Despite starting from a higher functional baseline the higher level patients presented with similar impairments as the low level patient. A 3+/5 muscle grade is a 3+/5 no matter how you look at it. For example, with a low level patient, I gave the clamshell exercise to strengthen the posterior gluteus medius. For the higher level, I gave the clamshell exercise in a modified side plank position. Both exercises target similar muscle groups, but the higher level exercise is much more demanding across the entire system. I have given similar exercise prescriptions like this is the past and consistently found that the patient returns to the clinic performing the exercise improperly or having pain while performing it.
1. A weak muscle is a weak muscle regardless of what type of patient you find it on.
2. Start basic. In my example above, I added side planks to a clam exercise during the initial HEP. When prescribing this, I made sure the patient had adequate abdominal control, but it took away from the true target of my treatment. The primary impairment was gluteus medius weakness. I needed to start in the least aggressive position and isolate the glut medius.
3. Educate appropriately. My assumption is fairly true in that higher level patients get bored easily with low level exercises. This patient population is used to performing strenuous exercises. Generally, despite being in pain, they want to perform something hard. As a therapist, educating them on the importance of the low level exercises and discussing the exercise progression in future visits will allow for more patient buy-in to your treatment.
Do not be afraid to start at the most basic level. You are the expert and you no why they need to start at that level.
I performed 3 evaluations yesterday morning. The first individual has been having cervical pain since a MVA in 1991, the second low back pain since her first child 7 years ago, and the last individual was having bilateral radicular symptoms for the past 6 months following a discharge from the military. All 3 can be defined as having chronic pain. Knowing their duration of symptoms alone, how does this change my plan of care? How does it change my prognosis? What sort of goals need to be set between the patient and I?
When a patient presents to you with pain for >6 months, they often are having pain in multiple joints. This makes sense from both a biomechanical and cortical reorganizing perspective. Biomechanically, if an individual is having pain, they will often start to move more from other body regions to avoid pain. These abnormal movements cause repetitive microstrains and result in pain as well. Additionally, individuals with chronic pain will posture themselves in non-painful positions throughout the day. You will often see them in a guarded, fearful posture. Looking at chronic pain from the cortical level, many changes begin occurring in the cortex in the presence of pain. Cortical smudging occurs and other areas of the brain become activated in the presence of pain. Some of these other areas are those associated with cognitive functioning and emotion so you can imagine how the pain completely envelopes their life.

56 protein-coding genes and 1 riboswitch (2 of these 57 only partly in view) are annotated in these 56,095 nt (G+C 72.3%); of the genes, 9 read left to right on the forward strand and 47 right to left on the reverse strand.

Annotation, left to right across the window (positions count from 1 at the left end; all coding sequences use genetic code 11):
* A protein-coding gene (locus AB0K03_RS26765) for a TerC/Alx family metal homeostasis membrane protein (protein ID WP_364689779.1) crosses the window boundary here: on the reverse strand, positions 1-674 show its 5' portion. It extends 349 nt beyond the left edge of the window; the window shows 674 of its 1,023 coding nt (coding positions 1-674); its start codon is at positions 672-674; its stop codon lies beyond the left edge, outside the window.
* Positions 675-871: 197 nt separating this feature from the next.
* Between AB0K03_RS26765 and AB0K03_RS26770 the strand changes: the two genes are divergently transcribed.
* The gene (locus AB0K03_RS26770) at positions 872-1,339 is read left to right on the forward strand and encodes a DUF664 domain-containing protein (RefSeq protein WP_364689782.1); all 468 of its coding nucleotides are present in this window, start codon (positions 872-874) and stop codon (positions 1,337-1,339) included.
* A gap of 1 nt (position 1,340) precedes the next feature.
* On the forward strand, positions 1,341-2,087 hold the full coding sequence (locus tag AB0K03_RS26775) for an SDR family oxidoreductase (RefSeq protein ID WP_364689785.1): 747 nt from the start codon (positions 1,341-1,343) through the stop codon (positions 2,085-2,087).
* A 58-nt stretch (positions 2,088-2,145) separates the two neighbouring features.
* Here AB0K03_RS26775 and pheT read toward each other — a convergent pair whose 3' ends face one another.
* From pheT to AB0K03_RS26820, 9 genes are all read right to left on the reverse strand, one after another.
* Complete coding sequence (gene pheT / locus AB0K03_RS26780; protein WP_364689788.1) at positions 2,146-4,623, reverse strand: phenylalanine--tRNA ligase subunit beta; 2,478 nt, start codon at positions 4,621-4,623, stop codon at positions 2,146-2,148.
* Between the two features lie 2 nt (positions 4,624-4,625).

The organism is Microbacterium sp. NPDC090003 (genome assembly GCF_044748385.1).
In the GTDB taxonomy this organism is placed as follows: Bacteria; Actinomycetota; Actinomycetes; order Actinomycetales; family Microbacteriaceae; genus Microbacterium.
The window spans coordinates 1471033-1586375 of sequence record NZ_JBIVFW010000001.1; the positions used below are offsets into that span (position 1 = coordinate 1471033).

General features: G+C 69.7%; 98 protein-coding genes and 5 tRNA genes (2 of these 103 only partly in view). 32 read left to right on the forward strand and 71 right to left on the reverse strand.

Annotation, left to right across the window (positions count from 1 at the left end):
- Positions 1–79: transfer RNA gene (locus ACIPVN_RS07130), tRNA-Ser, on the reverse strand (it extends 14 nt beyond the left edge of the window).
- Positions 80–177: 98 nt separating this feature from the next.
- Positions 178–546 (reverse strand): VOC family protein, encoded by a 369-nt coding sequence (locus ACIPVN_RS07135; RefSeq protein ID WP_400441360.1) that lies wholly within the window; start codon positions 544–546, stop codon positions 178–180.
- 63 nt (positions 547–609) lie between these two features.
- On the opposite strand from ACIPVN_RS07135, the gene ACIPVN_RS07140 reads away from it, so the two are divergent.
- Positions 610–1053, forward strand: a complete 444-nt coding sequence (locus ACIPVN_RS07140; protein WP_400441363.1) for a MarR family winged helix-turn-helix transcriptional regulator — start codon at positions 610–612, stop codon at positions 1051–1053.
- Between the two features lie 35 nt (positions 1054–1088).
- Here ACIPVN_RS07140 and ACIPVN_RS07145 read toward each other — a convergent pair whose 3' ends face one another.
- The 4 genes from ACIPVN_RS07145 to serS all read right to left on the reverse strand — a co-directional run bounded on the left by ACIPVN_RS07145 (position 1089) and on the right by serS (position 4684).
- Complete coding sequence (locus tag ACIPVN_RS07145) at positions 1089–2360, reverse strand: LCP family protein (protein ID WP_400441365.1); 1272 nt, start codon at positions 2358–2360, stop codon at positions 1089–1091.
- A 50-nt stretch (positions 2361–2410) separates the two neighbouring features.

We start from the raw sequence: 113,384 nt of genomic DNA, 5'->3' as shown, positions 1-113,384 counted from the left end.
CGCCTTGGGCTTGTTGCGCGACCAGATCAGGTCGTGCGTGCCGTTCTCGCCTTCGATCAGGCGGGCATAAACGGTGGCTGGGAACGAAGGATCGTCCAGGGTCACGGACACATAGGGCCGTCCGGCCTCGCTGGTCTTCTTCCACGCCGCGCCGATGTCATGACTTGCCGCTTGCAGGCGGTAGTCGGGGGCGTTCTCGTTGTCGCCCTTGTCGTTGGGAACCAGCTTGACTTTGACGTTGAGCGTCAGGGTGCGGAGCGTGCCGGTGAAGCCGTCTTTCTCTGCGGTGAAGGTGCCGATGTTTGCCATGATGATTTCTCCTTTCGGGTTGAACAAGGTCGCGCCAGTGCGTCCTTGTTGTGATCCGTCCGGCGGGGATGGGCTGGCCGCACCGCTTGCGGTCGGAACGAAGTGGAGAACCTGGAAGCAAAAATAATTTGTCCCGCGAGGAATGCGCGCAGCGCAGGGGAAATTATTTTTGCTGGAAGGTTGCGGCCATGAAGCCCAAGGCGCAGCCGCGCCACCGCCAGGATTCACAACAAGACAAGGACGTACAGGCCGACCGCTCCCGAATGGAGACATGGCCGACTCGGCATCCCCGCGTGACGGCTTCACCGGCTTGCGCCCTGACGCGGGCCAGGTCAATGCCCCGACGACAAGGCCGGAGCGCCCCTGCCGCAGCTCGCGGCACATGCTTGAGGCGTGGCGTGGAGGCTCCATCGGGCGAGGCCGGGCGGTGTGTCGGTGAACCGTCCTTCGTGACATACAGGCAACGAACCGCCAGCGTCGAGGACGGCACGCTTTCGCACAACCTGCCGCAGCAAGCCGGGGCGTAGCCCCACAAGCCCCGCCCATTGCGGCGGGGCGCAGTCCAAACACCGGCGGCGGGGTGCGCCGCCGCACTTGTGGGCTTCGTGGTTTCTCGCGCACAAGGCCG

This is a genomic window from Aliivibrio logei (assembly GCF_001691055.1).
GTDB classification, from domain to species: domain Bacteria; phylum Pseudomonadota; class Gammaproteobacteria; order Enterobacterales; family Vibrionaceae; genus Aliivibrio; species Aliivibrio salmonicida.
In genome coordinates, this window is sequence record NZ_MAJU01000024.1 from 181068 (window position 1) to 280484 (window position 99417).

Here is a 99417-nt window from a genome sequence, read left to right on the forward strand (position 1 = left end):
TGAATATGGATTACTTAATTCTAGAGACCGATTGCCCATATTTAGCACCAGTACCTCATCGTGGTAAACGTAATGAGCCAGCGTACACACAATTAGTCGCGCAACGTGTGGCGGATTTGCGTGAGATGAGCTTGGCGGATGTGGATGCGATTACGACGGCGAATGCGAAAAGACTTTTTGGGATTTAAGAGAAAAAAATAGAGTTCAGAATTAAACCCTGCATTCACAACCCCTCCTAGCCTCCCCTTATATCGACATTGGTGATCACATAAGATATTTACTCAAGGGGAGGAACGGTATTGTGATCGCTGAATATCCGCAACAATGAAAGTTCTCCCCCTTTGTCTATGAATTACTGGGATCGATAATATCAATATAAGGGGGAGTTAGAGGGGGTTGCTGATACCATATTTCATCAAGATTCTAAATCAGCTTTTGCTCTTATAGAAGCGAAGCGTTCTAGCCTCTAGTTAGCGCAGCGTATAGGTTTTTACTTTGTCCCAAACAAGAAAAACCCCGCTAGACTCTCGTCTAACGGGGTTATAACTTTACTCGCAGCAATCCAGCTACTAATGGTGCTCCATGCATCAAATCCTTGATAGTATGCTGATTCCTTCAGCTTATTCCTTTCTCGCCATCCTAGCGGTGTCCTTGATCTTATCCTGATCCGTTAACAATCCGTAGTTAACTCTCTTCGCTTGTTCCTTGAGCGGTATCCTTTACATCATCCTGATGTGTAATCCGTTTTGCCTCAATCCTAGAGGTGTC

As you can tell already, there is no magical solution to treating these patients. But good approaches include using graded exercises, addressing all barriers that will prevent them from succeeding, and creating realistic and specific goals to measure success. Graded exercise is essential because many of these people STOP exercising in the presence of pain. We see them completely deconditioned, making it difficult to distinguish between true tissue pain or simply the aches and soreness associated with starting a new exercise routine. Start small and start slow! For example, as part of their HEP, I gave one of these patients a home walking program (based off the results of their 6 minute walk test): Walk 4 minutes, 3x/day. Yes, it seems simple, but it is realistic! Barriers also need to be addressed. Typically if someone has been having pain for ~20 years, they have tried to seek care elsewhere but it has been unsuccessful. Why is it unsuccessful? Maybe the musculoskeletal pain is not the only factor. You need to determine if they have financial barriers, transportation issues, psychological issues, social barriers, and more (all of this is obtained during the subjective interview, but gathered much more throughout subsequent visits as you develop a relationship with the patient). Finally, realistic goals must be set. If someone believes they have 10/10 & have been having that pain for 7 years, completely eliminating their pain is not a realistic goal. You need to determine what the patient wants to achieve and set obtainable goals with a set time frame.